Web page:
Marcion was the first Christian to put together a collection of books (a canon) as a standard for Christian life and teaching. His canon of the New Testament, in contrast to the generally accepted Christian collection of twenty-seven books, comprised an edited version of the gospel of Luke (omitting such parts as the infancy narratives, genealogy, baptism, and temptation) and ten epistles of Paul (not including 1 Timothy, 2 Timothy, and Titus ) with the references to God as judge and passages dealing with punishment or the fulfillment of Jewish prophecy edited out. His effort to provide an original and authentic witness to the gospel was a powerful impetus toward the adoption of an approved list of books by the Catholic Church. Marcion also figures in the history of textual criticism of the New Testament, although recent scholarship has tended to see his work less as that of an independent witness and more as a testimony to one branch of the textual tradition.
Marcion wrote one book, Antitheses, which is known only through fragments and allusions in the writings of his critics. It consisted of a series of contradictory statements setting forth opposition between the creator God of the Old Testament and the good and benevolent God of Jesus, between the Jewish law and the Christian gospel. Though designed as a polemical and theological work, it assumed a creedlike status as a confession of faith within the Marcionite congregations and served as a key for interpreting the scriptures.
Besides taking an active part in the formation of the biblical canon, Marcion indirectly forced Christian thinkers of the second and third centuries to clarify their ideas on the relation between the Old Testament and the New Testament and led them to affirm that the Hebrew scriptures were not to be discarded by the church. In modern times, largely through the historical and theological interpretation of the nineteenth-century German church historian Adolf von Harnack, there has been renewed interest in Marcion as an original Christian thinker with an alternative vision of the Christian faith; his admirers have included figures as diverse as the Marxist Ernst Bloch and the historian Arnold Toynbee.
Aland, Barbara. "Marcion: Versuch einer neuen Interpretation," Zeitschrift für Theologie und Kirche 70 (1973): 420–447.
Blackman, Edwin C. Marcion and His Influence. London, 1948.
Harnack, Adolf von. Marcion: Das Evangelium vom fremden Gott; Eine Monographie zur Geschichte der Grundlegung der katholischen Kirche. Leipzig, 1921. A fundamental study, with a collection of the most important texts.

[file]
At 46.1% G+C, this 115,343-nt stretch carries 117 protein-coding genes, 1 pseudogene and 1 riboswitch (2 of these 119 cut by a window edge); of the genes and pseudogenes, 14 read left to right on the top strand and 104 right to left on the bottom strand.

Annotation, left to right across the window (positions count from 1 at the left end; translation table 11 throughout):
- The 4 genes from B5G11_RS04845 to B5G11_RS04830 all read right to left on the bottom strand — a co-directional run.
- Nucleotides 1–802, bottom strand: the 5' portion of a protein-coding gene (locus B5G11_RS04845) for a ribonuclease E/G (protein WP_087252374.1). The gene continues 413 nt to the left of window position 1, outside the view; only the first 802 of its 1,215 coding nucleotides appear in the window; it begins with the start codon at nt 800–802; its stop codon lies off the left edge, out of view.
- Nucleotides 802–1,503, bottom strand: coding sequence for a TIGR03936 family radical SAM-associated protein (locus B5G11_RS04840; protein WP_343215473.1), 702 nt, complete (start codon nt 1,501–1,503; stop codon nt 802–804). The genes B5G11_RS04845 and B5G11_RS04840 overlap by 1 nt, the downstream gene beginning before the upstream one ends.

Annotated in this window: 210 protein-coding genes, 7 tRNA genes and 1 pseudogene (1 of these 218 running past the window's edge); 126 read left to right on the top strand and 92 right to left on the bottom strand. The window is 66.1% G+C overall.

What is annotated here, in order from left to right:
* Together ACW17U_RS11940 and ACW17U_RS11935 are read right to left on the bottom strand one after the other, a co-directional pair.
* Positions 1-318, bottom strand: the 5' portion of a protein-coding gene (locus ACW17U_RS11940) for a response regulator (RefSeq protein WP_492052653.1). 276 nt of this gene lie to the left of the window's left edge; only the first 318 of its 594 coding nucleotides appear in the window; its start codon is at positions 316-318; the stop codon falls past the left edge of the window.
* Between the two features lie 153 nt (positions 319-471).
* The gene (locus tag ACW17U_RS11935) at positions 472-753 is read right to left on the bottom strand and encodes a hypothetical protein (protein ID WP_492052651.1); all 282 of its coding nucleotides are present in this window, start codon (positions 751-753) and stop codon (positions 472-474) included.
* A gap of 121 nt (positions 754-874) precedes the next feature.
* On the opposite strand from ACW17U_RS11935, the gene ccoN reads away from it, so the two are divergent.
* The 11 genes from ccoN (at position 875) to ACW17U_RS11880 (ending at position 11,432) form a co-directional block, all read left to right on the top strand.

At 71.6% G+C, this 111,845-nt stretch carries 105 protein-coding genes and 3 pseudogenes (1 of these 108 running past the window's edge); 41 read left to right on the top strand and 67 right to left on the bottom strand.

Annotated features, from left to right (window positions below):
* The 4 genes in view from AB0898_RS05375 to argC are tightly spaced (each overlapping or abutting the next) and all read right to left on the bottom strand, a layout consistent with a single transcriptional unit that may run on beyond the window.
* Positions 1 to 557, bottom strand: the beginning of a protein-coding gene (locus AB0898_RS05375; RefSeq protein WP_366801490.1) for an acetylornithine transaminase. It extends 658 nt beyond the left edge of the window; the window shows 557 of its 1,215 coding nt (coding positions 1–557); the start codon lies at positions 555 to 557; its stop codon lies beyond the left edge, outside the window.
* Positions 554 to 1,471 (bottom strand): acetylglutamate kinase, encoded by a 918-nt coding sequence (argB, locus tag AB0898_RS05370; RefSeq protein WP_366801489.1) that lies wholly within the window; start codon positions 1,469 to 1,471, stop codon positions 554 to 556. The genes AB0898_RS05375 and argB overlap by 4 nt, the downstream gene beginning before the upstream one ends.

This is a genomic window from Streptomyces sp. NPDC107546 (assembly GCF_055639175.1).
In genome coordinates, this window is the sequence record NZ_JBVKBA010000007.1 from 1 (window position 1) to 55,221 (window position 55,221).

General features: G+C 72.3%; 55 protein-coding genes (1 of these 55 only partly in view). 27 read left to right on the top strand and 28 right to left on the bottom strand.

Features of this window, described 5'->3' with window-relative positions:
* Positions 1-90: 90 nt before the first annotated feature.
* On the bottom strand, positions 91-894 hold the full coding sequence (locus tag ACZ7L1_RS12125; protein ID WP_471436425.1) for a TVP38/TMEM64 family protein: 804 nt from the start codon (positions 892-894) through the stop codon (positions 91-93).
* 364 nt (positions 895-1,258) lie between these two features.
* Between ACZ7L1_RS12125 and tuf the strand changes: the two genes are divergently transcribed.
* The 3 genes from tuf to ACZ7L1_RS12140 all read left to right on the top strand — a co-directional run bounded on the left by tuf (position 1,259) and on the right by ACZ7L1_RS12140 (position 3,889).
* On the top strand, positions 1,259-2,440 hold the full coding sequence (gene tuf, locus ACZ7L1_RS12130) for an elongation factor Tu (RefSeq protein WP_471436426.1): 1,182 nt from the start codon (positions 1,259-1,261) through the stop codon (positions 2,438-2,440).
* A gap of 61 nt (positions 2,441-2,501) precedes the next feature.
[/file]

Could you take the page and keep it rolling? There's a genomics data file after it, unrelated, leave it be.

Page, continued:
Hoffman, R. Joseph. Marcion and the Restitution of Christianity. Chico, Calif., 1984.
Robert L. Wilken (1987)
Christian Gnostic of the 2d century, founder of heretical Marcionite sect; d. c. 160. Marcion was probably the son of the bishop of Sinope, and c. 130, as a prosperous shipowner, left Pontus to spend some years in Asia Minor and Syria. It was there apparently that he encountered polycarp, and on asking "Do you recognize me?" was told "I recognize you for the firstborn of Satan" (Irenaeus, Adv. haer. 3.3.4); but this exchange may have taken place in 154 or 155 after Marcion's excommunication at Rome, where he certainly arrived in 139 or 140. At Rome Marcion was at first the disciple of the heretic Cerdo, but soon developed his own system and outshone his master. Summoned before the Roman presbyterium in July 144, Marcion steadfastly maintained that the Church had been mistaken in retaining the OT and in regarding Jesus as the Messiah foretold by the Prophets. He cited Luke (5.36–38 and 6.43) to show that Jesus's message was entirely new. Marcion was promptly excommunicated; he then gained many disciples among those who found the OT unconvincing or unattractive. He required baptism, celibacy, and a rigorous asceticism as the condition of salvation. From Rome the heresy spread rapidly throughout the empire. The dates and geographical locations of its orthodox opponents attest the extent and duration of its success. When Marcion died, his movement was powerful in Rome: "invaluit sub [Pope] Aniceto" (c. 154–166) says Irenaeus (Adv. haer. 3.4.3); and although c. 200 it was gradually checked, it still flourished in the East in the 5th century, especially in Syria, and groups of adherents survived down to the Middle Ages. Its influence (c. 200) among Latin-speaking Christians appears from the facts that it is still uncertain whether the first Latin translation of the NT was Marcionite or orthodox and that the genuineness of the "Marcionite Prologues" to ten of St. Paul's epistles found in the Codex Fuldensis and some 13 other ancient MSS of the Vulgate is increasingly accepted by scholars.